Written by Bruce Smith
|JACKALMAN steals VULTUREMAN’s Flying Machine and attacks LION-0 and PANTHRO in the ThunderTank. The renegade MUTANT then enlists MOLEMASTER and the DRILLER into his own private “army” and plans to pulverize the THUNDERCATS. First, JACKALMAN’s “army” defeats the other MUTANTS in battle. Then the DRILLER attacks CHEETARA as she tends to a UNICORN in trouble. She is able to defeat the DRILLER, who is rescued by JACKALMAN in the Flying Machine. A BOLKIN alerts the THUNDERCATS that the Wollo Village is under siege by JACKALMAN’s “army”. JACKALMAN uses the VariCannon and an Aerial Mine against the THUNDERCATS. LION-0 battles the other MUTANTS, uses the Sword to summon his fellow THUNDERCATS, and together they defeat the MUTANTS and JACKALMAN’s “army.”|
It is Jackalman’s turn to rebel against the other Mutants and seek to satisfy his quest for absolute power. In seeking to establish his reign of terror, he is out for his own gain and not that of all the Mutants. At various times, each of the Mutants has separated from the group and sought to benefit individually at the expense of the others. They show no willingness to conform to the social norms necessary for group cohesiveness. In contrast with the Mutants’ divisiveness is the allegiance and conformity of the ThunderCats to their moral code. We can learn from them the values of being a member of a social group.
Groups achieve their goals and society itself is sustained by individual conformity to norms. By participating in-group activity, an individual gains many social rewards. He receives recognition, a shared pride in achievement, a sense of belonging and approval, and a way of perceiving the world (Hollander and Hunt, 1970, pp. 409-415). If we participate in a group and feel a part of it by sharing in its common purpose, we have much to gain. Separating ourselves and becoming a loner, or trying to achieve only our individual goals and neglecting common goals, can only lead to failure and alienation.
Hollander, E.P. and Hunt, R.G. (Eds.). (1970). Current Perspectives in Social Psychology (2nd ed.). New York: Oxford University Press.
The premise of “Jackalman’s Rebellion” is of a Mutant separating from his mates and going rogue, a concept similarly explored in “The Superpower Potion” (with Vultureman) and “Monkian’s Bargain” (with Monkian). In this episode, it is the cowardly Jackalman who goes solo to achieve his dastardly ambitions.
The episode launches immediately into the middle of an action sequence with Jackalman in the Flying Machine being chased by the other Mutants. It is common for the Mutants to squabble amongst themselves but to actually see them trying to shoot down one of their own is jarring, and the writer, Bruce Smith, immediately grabs the viewer’s attention with this scenario.
Unfortunately, from this point onwards the episode relaxes its grip on the audience. While both Monkian and Vultureman gain some sort of superpower in their respective solo episodes, Jackalman does not come into possession of any such phenomenon. Instead he enlists the Driller and the Molemaster in his “army” and plans on taking control of Third Earth. Now why these two would join hands with “General Jackalman” is a mystery in itself. The Driller is a mercenary in “Spitting Image” who works only for diamonds. The Molemaster is depicted in “The Time Capsule” as a tyrant who makes the Molemen dig for gold. And since Jackalman apparently has neither diamonds nor gold, it is unclear as to why they would ally with the renegade canine.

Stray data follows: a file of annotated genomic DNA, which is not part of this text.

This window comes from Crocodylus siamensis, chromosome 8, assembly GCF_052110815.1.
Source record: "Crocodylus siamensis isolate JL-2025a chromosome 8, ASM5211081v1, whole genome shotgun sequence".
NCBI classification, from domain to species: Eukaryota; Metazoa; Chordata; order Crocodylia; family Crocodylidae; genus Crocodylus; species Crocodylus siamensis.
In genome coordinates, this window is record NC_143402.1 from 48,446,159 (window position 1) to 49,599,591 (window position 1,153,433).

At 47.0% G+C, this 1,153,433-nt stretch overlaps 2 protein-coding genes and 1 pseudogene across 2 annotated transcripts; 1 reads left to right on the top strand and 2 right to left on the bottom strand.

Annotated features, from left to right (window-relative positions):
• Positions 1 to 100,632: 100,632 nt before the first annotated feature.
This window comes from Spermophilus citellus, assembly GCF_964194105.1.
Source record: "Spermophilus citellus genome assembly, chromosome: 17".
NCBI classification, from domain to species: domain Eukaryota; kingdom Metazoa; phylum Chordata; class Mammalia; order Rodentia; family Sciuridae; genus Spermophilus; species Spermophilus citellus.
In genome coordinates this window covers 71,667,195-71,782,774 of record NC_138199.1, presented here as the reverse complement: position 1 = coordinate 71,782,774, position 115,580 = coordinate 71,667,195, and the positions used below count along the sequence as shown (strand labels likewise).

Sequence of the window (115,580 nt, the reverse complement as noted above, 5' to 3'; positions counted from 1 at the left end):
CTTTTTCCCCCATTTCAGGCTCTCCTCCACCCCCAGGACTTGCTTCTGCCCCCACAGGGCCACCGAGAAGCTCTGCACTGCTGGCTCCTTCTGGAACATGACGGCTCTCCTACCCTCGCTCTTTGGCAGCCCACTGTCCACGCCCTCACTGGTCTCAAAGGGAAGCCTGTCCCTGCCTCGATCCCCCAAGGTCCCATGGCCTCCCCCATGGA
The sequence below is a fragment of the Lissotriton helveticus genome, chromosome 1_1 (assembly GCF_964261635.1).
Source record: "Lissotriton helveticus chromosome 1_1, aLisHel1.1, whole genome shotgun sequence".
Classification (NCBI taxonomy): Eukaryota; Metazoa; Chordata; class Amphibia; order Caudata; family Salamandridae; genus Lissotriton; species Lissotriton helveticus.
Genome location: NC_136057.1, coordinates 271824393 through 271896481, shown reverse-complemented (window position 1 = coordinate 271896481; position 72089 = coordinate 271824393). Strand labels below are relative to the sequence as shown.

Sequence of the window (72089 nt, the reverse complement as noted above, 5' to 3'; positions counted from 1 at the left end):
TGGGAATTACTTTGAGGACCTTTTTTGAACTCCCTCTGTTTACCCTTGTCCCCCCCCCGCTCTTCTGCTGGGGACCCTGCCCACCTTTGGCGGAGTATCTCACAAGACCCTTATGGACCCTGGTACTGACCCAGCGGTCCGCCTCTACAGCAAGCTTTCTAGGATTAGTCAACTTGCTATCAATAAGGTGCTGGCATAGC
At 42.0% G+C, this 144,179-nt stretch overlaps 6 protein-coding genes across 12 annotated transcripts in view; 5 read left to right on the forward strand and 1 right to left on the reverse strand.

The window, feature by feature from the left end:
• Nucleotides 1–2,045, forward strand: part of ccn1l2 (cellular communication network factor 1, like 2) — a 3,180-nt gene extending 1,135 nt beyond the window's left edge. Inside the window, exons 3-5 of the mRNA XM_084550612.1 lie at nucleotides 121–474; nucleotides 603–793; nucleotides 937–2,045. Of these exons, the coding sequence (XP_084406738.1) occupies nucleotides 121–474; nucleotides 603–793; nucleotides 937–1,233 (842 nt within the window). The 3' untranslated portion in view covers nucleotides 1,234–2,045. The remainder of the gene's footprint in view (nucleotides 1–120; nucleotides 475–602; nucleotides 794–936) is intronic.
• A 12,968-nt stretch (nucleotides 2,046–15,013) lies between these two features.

Also Jackalman doesn’t have any concrete plan. He and his two cronies jump from one objective to another. The trio starts off by attacking the Mutants, then they turn to tormenting the Bolkins and to stealing from the Wollos, before finally laying a trap for the ThunderCats. In fact the ThunderCats have more of a supporting role, being thrown into this episode mainly to fill in the gaps so that the episode could run for its standard 22 minute length. The entire middle act of “Jackalman’s Rebellion” is merely frequent and rather undramatic clashes between the feline heroes and Jackalman’s army.
Even the impressive animation fails to elevate this episode to a more prominent status. Perhaps one of the biggest flaws of “Jackalman’s Rebellion” is that while Vultureman and Monkian genuinely evoke fear in “The Superpower Potion” and “Monkian’s Bargain” respectively, Jackalman fails to do so and is nothing more than a nuisance in his eponymous episode.
Written by Wilycub
|Jackalman’s outfit has undergone a slight modification for this particular episode only. He has a star on his chest strap buckle and wears boots instead of being bare-footed.|
|Interestingly, we see that the ThunderCats have a direct video feed from inside Castle Plun-Darr a la “Big Brother”. It is never explained how they managed to obtain these visuals and why wouldn’t they use the feed to discover the Mutants’ plans beforehand?|
|Towards the end, the ThunderKittens exclaim that they would never forgive any of the adult ThunderCats if one of them ever left the group. Ironically it is the ThunderKittens themselves who become the deserters in “Runaways”!|
|In the same scene, when WilyKit and WilyKat fail to mention Snarf’s name, the hairy nursemaid retorts by saying, “No mention of old Snarf, I notice”. This same line was uttered by Snarf in the pilot episode “Exodus” as well.|
|The voices of both the Driller and the Molemaster were performed by Bob McFadden who used an almost identical sound for both. The similarity is more easily noticeable here since this is the only episode in which both the characters appear together.|